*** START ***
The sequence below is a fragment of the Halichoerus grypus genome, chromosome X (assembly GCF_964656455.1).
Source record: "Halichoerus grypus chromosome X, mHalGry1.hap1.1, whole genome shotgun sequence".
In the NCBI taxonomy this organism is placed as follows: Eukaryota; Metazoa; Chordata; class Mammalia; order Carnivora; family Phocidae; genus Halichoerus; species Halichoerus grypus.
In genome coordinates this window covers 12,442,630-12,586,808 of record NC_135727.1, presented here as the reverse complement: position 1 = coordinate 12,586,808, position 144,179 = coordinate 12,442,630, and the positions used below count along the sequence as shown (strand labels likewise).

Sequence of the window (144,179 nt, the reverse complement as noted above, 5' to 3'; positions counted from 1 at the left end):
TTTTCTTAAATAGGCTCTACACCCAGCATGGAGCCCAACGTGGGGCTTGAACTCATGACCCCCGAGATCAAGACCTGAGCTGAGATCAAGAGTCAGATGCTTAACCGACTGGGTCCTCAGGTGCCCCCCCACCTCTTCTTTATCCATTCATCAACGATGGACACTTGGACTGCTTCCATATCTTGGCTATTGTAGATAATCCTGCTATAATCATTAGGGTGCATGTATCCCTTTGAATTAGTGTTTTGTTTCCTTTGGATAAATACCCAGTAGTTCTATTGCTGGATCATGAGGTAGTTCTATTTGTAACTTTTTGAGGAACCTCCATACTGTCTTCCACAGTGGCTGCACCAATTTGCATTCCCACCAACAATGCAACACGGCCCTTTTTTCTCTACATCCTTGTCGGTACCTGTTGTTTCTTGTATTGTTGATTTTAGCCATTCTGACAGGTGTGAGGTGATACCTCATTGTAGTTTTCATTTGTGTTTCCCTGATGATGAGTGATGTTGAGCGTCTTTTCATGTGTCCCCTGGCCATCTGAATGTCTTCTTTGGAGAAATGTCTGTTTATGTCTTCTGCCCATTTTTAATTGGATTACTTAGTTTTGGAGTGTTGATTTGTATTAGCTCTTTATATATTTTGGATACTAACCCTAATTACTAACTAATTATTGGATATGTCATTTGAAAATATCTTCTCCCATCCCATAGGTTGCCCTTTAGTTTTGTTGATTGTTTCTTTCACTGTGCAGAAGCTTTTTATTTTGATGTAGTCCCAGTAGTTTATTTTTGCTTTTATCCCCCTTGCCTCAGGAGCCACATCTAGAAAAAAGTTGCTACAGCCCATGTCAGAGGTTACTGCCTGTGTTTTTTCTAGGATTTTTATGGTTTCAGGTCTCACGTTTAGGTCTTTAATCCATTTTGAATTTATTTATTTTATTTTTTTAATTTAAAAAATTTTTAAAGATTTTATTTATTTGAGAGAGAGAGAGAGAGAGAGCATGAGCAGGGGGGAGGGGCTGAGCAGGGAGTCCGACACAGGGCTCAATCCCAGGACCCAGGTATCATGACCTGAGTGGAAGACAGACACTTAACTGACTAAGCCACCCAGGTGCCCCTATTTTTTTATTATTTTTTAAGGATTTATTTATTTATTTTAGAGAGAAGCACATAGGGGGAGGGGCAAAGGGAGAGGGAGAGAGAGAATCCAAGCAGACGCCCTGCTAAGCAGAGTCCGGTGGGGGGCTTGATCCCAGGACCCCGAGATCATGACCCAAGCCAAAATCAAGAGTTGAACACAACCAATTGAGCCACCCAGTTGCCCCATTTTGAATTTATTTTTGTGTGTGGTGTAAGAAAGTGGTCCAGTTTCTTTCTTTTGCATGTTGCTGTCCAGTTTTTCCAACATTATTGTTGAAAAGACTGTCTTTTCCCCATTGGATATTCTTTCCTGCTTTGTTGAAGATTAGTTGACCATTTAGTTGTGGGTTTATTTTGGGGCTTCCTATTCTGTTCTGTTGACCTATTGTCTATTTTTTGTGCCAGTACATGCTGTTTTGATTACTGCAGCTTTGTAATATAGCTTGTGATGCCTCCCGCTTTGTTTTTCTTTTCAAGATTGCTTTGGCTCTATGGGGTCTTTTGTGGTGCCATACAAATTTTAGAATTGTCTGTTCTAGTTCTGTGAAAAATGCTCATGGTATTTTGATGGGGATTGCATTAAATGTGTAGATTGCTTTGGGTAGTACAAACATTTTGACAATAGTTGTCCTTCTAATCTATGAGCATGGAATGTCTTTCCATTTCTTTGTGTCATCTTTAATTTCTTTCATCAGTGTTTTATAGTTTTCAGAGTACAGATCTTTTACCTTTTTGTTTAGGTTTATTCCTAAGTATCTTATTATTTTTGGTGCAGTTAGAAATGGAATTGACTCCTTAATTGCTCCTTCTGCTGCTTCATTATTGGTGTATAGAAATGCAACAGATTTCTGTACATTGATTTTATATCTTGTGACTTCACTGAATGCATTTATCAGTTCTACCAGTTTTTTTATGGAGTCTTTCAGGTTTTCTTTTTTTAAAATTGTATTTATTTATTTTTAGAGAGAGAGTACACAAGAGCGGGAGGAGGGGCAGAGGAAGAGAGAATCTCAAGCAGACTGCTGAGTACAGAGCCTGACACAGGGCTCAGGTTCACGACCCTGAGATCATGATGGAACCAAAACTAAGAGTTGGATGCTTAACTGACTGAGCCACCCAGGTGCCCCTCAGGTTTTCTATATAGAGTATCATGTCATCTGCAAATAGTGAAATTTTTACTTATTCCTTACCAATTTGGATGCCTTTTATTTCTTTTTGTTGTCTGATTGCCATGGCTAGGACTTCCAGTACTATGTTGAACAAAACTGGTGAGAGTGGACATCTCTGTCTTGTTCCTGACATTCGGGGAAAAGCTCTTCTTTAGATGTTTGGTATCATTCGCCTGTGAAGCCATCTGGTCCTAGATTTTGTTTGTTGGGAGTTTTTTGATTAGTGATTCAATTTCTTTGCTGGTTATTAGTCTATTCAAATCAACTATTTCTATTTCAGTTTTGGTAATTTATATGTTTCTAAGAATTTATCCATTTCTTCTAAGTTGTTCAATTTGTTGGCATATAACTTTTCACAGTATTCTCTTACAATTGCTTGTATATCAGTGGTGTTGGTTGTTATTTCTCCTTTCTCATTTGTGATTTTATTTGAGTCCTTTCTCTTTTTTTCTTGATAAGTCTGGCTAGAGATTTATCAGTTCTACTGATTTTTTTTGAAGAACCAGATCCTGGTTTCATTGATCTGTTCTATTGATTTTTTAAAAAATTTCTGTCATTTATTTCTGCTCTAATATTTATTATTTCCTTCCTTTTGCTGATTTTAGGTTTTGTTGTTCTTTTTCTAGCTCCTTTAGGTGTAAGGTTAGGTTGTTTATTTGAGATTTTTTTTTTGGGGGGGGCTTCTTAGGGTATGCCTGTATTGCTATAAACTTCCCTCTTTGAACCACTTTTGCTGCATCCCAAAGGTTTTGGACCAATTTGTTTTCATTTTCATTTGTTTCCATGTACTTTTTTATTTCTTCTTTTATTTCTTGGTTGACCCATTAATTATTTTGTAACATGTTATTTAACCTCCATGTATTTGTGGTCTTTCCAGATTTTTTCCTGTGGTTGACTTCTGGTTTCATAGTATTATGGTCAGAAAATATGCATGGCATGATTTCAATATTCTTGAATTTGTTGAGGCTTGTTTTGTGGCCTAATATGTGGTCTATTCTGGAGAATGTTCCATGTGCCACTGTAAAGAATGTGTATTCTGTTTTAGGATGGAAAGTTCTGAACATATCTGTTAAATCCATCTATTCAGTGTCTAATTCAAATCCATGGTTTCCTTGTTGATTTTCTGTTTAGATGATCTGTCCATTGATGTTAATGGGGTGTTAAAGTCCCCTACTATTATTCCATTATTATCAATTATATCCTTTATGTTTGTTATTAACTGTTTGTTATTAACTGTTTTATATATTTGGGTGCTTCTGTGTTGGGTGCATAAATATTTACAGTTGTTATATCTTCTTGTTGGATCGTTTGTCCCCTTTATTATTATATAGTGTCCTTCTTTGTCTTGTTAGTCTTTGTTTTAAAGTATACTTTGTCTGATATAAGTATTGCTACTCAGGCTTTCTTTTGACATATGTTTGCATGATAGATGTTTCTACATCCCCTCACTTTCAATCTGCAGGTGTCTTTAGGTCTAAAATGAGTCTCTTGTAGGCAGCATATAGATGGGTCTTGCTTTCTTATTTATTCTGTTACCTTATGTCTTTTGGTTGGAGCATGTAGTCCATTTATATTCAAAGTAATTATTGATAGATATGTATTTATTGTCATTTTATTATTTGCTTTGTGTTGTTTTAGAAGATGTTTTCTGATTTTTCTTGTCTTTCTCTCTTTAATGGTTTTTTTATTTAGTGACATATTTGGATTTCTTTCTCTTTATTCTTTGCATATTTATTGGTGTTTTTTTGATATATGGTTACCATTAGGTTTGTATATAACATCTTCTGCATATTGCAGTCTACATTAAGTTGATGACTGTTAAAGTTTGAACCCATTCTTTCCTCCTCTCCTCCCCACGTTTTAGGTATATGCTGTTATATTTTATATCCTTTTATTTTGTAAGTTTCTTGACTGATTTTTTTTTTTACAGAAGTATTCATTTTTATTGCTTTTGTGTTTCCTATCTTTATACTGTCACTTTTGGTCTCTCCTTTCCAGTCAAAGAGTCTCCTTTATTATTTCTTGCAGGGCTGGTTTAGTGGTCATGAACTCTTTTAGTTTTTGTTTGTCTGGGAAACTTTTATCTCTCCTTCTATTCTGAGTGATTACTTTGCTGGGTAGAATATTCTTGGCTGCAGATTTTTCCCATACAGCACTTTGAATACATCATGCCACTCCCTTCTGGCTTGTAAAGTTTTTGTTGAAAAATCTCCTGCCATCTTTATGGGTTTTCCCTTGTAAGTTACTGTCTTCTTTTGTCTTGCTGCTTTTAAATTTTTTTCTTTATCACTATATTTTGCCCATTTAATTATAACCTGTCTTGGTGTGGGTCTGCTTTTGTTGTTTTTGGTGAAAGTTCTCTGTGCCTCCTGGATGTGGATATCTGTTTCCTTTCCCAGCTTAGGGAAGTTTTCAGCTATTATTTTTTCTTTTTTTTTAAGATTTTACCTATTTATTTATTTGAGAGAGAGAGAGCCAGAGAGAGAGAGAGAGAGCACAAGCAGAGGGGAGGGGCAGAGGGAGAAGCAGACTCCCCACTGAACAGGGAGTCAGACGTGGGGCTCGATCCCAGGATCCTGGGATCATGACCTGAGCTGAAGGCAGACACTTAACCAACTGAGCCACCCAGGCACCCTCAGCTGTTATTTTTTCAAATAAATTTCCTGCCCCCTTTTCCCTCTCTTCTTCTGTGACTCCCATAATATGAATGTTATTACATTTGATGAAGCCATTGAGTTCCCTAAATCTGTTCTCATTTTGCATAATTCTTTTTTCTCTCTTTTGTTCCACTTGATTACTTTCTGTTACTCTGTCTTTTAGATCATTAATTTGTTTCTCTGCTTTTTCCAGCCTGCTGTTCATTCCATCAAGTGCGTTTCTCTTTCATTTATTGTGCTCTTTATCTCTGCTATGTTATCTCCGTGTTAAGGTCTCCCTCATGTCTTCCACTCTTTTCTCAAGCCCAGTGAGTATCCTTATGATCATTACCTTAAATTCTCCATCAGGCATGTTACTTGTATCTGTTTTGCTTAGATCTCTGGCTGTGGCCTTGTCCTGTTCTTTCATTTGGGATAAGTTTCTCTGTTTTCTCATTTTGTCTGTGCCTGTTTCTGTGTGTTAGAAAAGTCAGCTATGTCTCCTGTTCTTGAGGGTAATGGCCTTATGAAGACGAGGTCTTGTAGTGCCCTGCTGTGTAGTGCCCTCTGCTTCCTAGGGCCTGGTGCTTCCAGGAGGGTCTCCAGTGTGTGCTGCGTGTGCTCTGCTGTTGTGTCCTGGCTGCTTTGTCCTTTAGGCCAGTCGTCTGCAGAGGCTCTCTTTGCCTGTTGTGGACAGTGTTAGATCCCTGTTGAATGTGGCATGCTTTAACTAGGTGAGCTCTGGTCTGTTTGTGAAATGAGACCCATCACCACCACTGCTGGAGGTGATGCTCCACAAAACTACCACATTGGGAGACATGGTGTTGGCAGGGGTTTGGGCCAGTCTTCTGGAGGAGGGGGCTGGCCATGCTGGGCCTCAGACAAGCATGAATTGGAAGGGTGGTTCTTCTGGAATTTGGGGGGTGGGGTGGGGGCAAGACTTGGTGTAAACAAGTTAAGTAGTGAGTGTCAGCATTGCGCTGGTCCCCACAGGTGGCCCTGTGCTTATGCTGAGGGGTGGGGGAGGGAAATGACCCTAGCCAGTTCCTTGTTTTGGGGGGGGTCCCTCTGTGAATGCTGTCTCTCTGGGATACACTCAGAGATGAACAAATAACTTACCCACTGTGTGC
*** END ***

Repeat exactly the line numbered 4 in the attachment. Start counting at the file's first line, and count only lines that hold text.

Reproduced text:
In genome coordinates this window covers 12,442,630-12,586,808 of record NC_135727.1, presented here as the reverse complement: position 1 = coordinate 12,586,808, position 144,179 = coordinate 12,442,630, and the positions used below count along the sequence as shown (strand labels likewise).